Alison Tam is a graduate of the Florida State University College of Medicine; she completed her residency at the Boston Medical Center through the Community Psychiatry Fellowship program.  She currently works at Boston Medical Center as an attending psychiatrist

Dr. Alison Tam
and is also on staff as an outpatient psychiatrist at the Uphams Corner Community Health Center. Dr. Tam came highly recommended and has achieved much accolades: she has consulted with East Boston Neighborhood Health Center, worked on a QI project with Tewksbury Hospital and did research at BMC's Geriatric Ambulatory Clinic to assess physician and patient attitudes about polypharmacy and its impact on patients as well as on the clinic. South Cove is fortunate to have secured her services through a contract with BMC.  Dr. Tam will do 4 sessions/2 days/week to serve our community.

Yun (San) Wang is a Doctor of Psychology (PsyD) from William James College (formerly Massachusetts School of Professional Psychology). Upon earning her degree, she started at South Cove as a Behavioral Health Clinician/Psychology Fellow. After completing the mandatory supervised professional experience (SPE) required by the Commonwealth, she recently became a licensed psychologist in Massachusetts.
Yun Wang, PsyD
 San is now a fully licensed clinical psychologist and sees a wide range of patients in her new capacity. She is proficient in Fujianese, Cantonese, and some Mandarin, language skills that are truly valuable to the health center and its patients. San hopes to aid in the efforts in overcoming mental health stigma and to provide culturally sensitive support to the local community.  In her free time, San enjoys spending time with friends and family, reading, watching movies, and trying new restaurants!

Danielle Joyce graduated from Boston College with a Master of Science in Nursing specializing in psychiatry/mental health. Before completing her MS degree, she had worked at as staff registered nurse at the Massachusetts General Hospital and McLean Hospital.
Danielle Joyce, NP
Her goal at South Cove is to help decrease the stigma related to mental illness and to help people become mentally well. In her spare time she enjoys cooking and spending time with friends & families, she also would love to travel as often as her schedule allows.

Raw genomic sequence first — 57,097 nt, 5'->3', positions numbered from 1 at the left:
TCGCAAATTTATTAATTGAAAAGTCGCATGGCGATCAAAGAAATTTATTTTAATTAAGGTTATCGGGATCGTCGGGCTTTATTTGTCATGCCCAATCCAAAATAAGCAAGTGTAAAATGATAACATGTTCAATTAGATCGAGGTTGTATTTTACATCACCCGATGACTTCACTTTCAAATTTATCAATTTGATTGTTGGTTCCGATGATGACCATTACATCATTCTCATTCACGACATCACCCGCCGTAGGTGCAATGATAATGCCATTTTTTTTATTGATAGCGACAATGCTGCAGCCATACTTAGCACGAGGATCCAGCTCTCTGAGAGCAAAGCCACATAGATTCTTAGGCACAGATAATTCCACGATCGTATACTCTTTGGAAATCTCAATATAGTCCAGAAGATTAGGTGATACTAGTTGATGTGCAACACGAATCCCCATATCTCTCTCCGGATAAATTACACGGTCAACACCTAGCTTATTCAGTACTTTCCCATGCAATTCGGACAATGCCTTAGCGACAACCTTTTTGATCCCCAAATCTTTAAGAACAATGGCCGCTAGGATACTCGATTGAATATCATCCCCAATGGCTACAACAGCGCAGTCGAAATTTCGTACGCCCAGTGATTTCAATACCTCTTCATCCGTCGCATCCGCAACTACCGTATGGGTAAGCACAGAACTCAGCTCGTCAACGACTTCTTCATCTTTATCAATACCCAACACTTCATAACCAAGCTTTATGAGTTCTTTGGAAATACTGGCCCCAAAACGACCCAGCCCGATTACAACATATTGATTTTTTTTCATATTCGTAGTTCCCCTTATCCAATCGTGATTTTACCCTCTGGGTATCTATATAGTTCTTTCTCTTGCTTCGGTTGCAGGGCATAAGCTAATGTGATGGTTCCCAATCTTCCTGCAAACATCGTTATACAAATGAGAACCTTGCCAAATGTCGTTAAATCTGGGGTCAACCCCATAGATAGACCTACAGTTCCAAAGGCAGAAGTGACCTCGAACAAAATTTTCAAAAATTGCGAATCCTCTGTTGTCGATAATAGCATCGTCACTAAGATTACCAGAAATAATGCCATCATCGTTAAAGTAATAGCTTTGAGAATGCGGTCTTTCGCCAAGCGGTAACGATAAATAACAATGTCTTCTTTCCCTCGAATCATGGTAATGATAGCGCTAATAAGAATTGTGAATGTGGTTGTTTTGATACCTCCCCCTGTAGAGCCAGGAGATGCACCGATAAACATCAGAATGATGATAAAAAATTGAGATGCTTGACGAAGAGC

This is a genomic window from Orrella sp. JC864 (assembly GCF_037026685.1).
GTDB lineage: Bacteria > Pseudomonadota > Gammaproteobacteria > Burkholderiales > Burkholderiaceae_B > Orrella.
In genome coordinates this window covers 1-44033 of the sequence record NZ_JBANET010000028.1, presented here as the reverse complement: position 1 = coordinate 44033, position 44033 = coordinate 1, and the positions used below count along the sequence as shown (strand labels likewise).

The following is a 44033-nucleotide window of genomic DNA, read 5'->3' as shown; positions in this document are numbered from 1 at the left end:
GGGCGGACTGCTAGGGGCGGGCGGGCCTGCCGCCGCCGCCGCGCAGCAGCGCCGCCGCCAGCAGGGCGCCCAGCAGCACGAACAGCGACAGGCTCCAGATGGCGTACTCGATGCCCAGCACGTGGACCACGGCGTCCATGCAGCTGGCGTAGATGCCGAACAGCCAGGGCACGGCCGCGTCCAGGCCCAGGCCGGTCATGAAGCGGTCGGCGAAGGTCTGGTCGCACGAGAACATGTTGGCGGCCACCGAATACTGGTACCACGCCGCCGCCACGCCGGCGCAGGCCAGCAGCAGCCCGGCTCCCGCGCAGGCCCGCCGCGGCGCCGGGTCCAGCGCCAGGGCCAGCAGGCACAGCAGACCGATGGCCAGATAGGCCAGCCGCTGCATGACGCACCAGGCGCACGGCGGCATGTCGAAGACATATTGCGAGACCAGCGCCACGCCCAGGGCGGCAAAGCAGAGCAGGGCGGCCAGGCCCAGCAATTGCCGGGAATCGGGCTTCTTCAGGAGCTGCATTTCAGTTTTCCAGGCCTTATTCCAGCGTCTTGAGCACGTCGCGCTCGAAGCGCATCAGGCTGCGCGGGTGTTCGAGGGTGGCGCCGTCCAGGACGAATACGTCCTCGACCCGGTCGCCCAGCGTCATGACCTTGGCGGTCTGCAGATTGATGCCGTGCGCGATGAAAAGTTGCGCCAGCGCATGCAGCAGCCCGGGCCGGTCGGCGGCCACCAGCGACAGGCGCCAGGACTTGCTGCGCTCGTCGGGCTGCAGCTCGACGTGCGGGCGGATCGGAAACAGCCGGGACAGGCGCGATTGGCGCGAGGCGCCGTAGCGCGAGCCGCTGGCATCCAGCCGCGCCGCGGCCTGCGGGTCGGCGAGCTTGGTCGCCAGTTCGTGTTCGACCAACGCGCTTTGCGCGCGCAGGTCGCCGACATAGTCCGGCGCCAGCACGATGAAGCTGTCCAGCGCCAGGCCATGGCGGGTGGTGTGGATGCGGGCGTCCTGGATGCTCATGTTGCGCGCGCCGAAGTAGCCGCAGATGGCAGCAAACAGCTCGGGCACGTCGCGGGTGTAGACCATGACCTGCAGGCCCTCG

"We are very fortunate to have talented young clinicians coming on board to join our mission. They allow us to satisfy the increasing need for mental health services for the underserved populations that South Cove serves.   South Cove continues to have one of the largest behavioral teams in town targeting Asian Americans," remarked Dr. Albert Yeung.

Weiji (Windy) Feng is a newly hired dental hygienist but she certainly is not new to South Cove and the dental staff. Windy has been working at South Cove for the past 8 years as a dental assistant. She enjoyed being an assistant to the dentists because it is a vital part of the dental care delivery; she described the role as an
Weiji Feng, DH
important part of a machine and without it, the machine would not work nearly as smoothly. Furthermore, by assisting dentists, she was also helping patients. But after a few years, she wanted to try another approach serving the community and decided to become a dental hygienist. So she went back to school and after two strenuous years, emerged as a licensed dental hygienist! She is thriving in her new role, one that is also vital and an integral part of South Cove's dental services. Being a provider, however, is so much more different, she remarked, because "there are so many more responsibilities to attend to and deeper interactions with patients. Whether I am a dental assistant or a dental hygienist, there is the enjoyment of serving the community. It is my pleasure to do so."

Windy's story is truly inspirational, and South Cove as her employer and extended family couldn't be happier for her!

In the Community
South Cove Humbled by Shared Honor with Amy Guen
On Friday, September 30, 2016, the Chinese Historical Society of New England hosted its Annual Meeting & Dinner in Chinatown, Boston. South Cove Community Health Center was honored to be the co-recipient of the Sojourner Award, but the greater honor was sharing the award with life-time community activist and advocate: Amy Guen.
L-R: Nelson Liu, SCCHC Board President, Amy Guen and
Eugene Welch, SCCHC Executive Director

In her long list of accomplishments, one of which was helping start a task force to address the lack of access to medical care in Boston Chinatown in the late 1960's. The same task force later wrote for a grant and received funding to start a community health center in 1972: the Boston Chinese Community Health Services, Inc., and what is known today as the South Cove Community Health Center. Mrs. Guen participated in the task force, helped found the health center with her name on the Certificate of Incorporation and served on the health center board in its early years. Today, more than four decades later, at this joyous occasion, we are so honored and humbled to be standing alongside her for the special recognition.